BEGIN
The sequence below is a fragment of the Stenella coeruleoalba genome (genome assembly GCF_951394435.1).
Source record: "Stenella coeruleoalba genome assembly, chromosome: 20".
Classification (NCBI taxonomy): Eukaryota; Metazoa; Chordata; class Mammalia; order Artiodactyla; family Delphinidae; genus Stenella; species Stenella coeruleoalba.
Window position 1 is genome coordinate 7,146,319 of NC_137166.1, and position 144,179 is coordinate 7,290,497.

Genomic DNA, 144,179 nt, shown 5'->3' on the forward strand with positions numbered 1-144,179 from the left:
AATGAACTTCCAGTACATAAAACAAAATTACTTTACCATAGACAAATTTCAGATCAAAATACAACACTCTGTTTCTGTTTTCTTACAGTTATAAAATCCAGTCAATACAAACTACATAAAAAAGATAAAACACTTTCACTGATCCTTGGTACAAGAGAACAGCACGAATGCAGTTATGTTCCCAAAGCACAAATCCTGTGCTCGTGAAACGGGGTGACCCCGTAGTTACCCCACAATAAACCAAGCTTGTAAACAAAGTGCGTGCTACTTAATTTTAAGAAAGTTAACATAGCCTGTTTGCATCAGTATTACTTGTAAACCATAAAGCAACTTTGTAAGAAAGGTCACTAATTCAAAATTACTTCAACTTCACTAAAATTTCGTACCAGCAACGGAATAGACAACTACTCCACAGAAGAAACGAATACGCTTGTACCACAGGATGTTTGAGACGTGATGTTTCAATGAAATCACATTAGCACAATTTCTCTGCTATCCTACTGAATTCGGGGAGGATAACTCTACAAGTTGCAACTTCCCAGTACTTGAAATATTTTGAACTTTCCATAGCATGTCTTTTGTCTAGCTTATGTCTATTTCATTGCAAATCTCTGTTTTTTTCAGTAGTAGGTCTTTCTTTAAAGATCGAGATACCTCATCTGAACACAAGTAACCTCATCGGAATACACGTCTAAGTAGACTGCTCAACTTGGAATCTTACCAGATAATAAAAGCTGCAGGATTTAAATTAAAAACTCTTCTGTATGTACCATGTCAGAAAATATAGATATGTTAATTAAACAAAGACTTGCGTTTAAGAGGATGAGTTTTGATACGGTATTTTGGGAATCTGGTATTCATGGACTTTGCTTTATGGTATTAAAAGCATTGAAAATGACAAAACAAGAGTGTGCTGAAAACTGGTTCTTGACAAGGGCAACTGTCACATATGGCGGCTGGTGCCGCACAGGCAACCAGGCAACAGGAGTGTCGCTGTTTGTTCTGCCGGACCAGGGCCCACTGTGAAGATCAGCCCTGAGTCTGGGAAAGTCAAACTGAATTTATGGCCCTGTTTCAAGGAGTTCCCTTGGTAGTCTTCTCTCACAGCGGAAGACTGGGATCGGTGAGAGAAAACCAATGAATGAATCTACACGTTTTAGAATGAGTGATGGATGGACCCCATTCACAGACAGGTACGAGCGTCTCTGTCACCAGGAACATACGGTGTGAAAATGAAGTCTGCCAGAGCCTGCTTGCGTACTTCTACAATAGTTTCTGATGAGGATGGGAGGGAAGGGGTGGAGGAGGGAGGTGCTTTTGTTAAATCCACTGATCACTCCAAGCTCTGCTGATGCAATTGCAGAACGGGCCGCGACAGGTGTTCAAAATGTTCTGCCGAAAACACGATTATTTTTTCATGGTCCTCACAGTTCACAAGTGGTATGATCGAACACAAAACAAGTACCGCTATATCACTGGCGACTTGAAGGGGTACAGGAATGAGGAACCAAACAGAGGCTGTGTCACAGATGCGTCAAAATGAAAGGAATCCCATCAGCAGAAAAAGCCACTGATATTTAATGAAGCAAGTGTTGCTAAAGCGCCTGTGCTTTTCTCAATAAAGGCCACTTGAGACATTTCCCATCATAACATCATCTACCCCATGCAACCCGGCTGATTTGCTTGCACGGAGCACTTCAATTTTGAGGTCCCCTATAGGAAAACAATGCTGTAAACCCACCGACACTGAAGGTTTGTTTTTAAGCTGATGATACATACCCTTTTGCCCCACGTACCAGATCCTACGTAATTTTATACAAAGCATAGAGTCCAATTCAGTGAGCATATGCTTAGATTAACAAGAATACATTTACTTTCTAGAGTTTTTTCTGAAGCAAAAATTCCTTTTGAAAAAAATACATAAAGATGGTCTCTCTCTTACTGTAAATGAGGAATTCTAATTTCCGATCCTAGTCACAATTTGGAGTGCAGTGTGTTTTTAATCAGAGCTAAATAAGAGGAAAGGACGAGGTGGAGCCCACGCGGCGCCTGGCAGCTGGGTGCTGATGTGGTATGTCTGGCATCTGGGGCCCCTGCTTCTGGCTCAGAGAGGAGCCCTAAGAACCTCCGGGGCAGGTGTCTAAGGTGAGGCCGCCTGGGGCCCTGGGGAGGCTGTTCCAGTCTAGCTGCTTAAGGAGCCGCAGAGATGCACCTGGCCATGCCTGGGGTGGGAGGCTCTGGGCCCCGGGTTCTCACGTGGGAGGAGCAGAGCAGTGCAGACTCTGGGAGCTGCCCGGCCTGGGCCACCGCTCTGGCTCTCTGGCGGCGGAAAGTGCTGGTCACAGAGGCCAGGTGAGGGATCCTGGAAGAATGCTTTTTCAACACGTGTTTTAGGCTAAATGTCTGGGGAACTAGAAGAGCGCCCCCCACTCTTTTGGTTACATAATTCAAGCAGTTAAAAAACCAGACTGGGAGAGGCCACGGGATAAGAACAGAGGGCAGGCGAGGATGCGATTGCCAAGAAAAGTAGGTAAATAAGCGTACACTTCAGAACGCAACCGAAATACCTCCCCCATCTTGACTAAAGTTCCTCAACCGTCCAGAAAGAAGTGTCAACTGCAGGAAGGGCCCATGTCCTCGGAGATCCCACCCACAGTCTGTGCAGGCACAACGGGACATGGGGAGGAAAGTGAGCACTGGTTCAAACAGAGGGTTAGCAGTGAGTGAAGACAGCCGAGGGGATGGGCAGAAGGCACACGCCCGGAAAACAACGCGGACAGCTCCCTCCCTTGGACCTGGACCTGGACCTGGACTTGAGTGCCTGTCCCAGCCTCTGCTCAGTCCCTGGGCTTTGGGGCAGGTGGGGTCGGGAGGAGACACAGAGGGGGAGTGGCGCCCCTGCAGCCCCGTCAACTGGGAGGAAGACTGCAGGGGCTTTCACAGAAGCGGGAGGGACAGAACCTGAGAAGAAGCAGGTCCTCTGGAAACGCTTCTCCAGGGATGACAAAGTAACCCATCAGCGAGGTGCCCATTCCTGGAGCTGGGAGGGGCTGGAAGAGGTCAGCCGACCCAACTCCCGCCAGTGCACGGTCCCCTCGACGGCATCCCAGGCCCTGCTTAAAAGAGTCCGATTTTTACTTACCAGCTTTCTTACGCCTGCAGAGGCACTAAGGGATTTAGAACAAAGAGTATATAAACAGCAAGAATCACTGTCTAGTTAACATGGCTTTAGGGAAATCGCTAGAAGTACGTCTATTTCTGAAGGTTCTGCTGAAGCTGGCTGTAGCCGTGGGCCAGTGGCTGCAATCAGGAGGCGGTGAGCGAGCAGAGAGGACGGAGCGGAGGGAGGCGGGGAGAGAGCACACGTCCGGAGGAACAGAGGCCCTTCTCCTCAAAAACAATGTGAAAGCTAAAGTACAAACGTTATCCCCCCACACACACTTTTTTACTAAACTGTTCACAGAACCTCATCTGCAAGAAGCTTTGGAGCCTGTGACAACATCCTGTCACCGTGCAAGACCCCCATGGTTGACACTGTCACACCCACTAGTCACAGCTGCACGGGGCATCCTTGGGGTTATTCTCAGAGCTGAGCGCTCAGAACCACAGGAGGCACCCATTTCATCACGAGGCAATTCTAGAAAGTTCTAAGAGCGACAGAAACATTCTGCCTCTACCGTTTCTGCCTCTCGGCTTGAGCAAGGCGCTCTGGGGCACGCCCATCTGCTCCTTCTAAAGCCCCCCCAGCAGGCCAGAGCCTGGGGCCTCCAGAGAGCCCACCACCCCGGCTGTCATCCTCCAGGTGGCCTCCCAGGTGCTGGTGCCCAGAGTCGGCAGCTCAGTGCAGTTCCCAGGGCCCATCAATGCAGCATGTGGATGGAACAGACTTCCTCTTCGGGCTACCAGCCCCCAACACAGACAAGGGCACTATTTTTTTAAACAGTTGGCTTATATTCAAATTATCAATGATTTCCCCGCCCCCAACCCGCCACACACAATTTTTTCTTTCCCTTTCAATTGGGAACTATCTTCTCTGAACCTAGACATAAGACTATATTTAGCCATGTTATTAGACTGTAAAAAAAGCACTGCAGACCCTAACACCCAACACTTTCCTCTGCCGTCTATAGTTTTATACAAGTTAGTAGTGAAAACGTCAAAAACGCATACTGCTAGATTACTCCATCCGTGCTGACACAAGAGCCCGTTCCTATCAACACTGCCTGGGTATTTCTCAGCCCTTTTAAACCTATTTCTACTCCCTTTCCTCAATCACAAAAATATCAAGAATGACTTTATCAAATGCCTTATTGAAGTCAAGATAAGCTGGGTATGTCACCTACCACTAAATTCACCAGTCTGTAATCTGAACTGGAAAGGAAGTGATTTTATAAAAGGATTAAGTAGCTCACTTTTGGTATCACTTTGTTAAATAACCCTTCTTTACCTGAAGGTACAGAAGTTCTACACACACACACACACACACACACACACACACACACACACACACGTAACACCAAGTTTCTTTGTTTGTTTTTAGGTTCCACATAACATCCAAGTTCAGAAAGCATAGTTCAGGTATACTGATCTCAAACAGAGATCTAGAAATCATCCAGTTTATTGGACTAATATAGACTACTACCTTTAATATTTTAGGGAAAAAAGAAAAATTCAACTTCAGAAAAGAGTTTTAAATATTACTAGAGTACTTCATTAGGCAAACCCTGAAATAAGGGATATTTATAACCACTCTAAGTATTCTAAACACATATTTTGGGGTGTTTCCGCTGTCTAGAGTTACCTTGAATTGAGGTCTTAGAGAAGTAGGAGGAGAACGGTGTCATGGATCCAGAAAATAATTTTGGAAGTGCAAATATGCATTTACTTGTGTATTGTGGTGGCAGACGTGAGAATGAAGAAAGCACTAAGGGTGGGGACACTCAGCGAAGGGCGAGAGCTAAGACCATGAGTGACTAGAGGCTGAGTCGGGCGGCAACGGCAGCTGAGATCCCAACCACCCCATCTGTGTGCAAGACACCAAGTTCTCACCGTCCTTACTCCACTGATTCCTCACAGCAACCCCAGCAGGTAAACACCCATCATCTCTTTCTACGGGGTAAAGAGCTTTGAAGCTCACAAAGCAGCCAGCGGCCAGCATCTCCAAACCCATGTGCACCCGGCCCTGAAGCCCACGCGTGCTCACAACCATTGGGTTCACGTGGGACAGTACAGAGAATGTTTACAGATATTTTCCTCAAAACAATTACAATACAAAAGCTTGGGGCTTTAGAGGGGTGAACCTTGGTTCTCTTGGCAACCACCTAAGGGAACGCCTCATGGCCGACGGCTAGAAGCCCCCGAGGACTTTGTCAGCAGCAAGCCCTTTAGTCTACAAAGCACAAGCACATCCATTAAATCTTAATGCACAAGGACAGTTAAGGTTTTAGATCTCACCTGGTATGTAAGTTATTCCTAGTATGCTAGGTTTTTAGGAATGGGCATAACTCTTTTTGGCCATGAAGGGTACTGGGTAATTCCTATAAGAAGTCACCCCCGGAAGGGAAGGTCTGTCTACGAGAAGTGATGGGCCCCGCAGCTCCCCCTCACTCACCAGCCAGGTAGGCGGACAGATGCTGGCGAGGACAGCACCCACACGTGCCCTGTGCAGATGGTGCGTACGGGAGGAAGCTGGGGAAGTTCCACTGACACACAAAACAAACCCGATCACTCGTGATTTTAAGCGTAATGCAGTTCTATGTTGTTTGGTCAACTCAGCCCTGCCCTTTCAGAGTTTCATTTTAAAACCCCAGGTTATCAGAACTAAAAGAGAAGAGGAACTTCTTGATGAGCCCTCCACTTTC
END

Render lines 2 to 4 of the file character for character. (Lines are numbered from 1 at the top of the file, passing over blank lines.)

Source record: "Stenella coeruleoalba genome assembly, chromosome: 20".
Classification (NCBI taxonomy): Eukaryota; Metazoa; Chordata; class Mammalia; order Artiodactyla; family Delphinidae; genus Stenella; species Stenella coeruleoalba.
Window position 1 is genome coordinate 7,146,319 of NC_137166.1, and position 144,179 is coordinate 7,290,497.